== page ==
I may be wrong, but the charter studies I have seen also are not doing an intention to treat analysis, and that is a big deal because many of the charters are pushing out students that don’t meet expectations. They do this either overly by telling parents this is not the place for your kid or simply by making life so difficult for certain children with disabilities or other problems that parents give up. But, I don’t think those children are followed, so we don’t know if their experience at the school made things better or worse. At any rate, isn’t the failure to do an intention to treat analysis affecting internal validity not just external validity or am I confused.

    • mpledger says:

      There is also an effect of disappointment. A “winner” goes to a school that their parents have put a lot of effort to get them into – a huge emotional pay-out for “success” – and a “loser” goes to a school that their parents wanted to avoid – a huge emotional loss for “failure”. If both schools were even-stevens otherwise, which kid is more likely to flourish – the kid in the school everyone wanted them to go to or the kid going to a school s/he didn’t want to.

    • This is also a problem in public schools… kids with more socioeconomic power move out of public schools at say middle school or high school and into private schools. the remaining students move into the high schools say and make the high schools look bad in a naive analysis of average achievement level… but the real issue is just filtering the student body down to those who have lower income parents and soforth.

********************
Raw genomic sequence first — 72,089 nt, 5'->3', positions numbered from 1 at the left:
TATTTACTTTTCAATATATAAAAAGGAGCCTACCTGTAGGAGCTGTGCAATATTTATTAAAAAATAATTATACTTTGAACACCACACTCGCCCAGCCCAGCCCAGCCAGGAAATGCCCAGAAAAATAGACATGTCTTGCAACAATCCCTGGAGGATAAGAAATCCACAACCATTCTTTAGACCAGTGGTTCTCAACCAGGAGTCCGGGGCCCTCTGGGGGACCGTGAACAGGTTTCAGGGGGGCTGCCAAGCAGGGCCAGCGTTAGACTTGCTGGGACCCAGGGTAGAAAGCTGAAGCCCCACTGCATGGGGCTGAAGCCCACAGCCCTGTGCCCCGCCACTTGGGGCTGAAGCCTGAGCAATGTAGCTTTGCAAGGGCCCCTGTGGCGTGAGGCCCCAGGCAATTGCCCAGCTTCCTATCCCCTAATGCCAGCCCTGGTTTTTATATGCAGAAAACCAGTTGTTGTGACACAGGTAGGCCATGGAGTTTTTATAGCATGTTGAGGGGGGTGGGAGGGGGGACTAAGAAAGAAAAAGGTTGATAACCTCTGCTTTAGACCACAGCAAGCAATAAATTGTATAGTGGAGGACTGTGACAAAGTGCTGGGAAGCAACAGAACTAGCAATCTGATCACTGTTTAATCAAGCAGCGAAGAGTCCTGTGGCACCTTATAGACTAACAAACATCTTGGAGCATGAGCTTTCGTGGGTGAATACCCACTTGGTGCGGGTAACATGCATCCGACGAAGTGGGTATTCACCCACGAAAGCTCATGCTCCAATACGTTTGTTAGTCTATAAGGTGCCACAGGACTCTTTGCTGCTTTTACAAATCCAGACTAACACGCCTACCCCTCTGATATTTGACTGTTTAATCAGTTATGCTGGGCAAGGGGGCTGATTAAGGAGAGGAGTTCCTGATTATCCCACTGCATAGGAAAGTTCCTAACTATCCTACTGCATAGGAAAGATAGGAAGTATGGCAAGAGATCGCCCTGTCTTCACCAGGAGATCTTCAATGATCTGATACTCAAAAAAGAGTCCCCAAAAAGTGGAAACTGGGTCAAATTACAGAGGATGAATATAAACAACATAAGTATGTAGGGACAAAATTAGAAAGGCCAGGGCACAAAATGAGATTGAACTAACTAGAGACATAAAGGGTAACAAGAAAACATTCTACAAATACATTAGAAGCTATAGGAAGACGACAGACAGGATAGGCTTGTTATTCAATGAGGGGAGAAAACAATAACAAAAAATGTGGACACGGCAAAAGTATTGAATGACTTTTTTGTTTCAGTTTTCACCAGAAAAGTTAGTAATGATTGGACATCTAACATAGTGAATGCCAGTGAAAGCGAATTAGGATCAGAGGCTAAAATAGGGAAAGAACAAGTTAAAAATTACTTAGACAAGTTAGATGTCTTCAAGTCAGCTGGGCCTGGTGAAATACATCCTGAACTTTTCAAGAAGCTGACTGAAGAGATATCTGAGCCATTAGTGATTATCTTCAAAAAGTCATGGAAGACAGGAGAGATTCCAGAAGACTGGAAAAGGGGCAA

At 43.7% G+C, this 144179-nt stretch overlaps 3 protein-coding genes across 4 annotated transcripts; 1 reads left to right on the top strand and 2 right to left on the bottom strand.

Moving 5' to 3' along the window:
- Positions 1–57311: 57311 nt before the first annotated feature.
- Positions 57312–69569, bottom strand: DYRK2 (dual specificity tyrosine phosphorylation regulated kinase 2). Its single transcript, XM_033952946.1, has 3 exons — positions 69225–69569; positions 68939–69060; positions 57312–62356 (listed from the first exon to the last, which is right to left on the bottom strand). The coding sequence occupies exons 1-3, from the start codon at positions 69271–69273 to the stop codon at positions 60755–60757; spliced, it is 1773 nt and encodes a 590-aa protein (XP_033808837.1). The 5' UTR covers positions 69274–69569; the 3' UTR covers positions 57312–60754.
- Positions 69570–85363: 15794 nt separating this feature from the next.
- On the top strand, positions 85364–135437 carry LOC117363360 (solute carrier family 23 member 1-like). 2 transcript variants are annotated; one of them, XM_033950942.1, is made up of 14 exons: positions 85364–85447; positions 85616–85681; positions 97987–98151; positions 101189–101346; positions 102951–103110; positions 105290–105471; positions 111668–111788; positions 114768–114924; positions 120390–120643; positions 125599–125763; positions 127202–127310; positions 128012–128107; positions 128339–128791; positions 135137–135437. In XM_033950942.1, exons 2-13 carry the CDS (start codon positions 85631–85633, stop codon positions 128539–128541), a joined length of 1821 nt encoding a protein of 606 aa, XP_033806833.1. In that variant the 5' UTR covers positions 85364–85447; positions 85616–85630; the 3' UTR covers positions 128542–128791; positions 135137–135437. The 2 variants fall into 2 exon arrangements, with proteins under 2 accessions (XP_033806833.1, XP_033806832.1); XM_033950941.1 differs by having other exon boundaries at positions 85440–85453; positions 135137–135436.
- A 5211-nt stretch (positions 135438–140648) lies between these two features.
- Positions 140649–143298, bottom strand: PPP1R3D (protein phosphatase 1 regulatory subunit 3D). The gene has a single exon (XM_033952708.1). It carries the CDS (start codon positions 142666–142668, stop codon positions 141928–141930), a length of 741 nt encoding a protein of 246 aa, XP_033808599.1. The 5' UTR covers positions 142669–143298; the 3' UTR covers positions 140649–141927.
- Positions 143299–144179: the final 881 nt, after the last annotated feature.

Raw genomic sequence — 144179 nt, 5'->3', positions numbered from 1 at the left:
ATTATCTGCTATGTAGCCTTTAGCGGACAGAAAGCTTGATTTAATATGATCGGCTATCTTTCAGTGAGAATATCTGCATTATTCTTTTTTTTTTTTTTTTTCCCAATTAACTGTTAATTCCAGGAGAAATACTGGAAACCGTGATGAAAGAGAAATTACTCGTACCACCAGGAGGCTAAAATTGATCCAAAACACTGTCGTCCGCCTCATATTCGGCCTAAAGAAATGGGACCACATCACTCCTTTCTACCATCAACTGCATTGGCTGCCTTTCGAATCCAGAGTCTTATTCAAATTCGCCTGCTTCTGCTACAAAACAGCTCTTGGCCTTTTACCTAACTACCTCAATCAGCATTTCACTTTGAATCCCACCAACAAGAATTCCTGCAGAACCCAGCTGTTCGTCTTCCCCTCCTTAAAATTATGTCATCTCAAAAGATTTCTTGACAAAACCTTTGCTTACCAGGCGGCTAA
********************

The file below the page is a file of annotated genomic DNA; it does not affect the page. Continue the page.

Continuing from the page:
• Demosthenes says:

      Who can say what you’ve seen, but you’re wrong that ITTs are not reported. Check the Angrist et al. papers.

  2. jim says:

    To me this sounds like someone wanting a study that produces results they like (external validity), rather than a study produces results they don’t like (internal validity).

    All research has trade-offs and assumptions and social science research of any type has ***ALOT*** of trade-offs and assumptions. Ideally there would be a type of study that blends internal and external validity, but that would have more trade-offs and assumptions still.

    The real question in public schools is whether parents will allow their children to be judged by a universal rigorous standard. If that was in place, the job to deliver the goods would be on the student and parents, which is where it should be. Whenever anyone attempts that, though, parents have a cow and insist that their child is so smart that no test can identify their brilliance and that this standard (it doesn’t matter what the actual standard is) just isn’t fair to their poor child!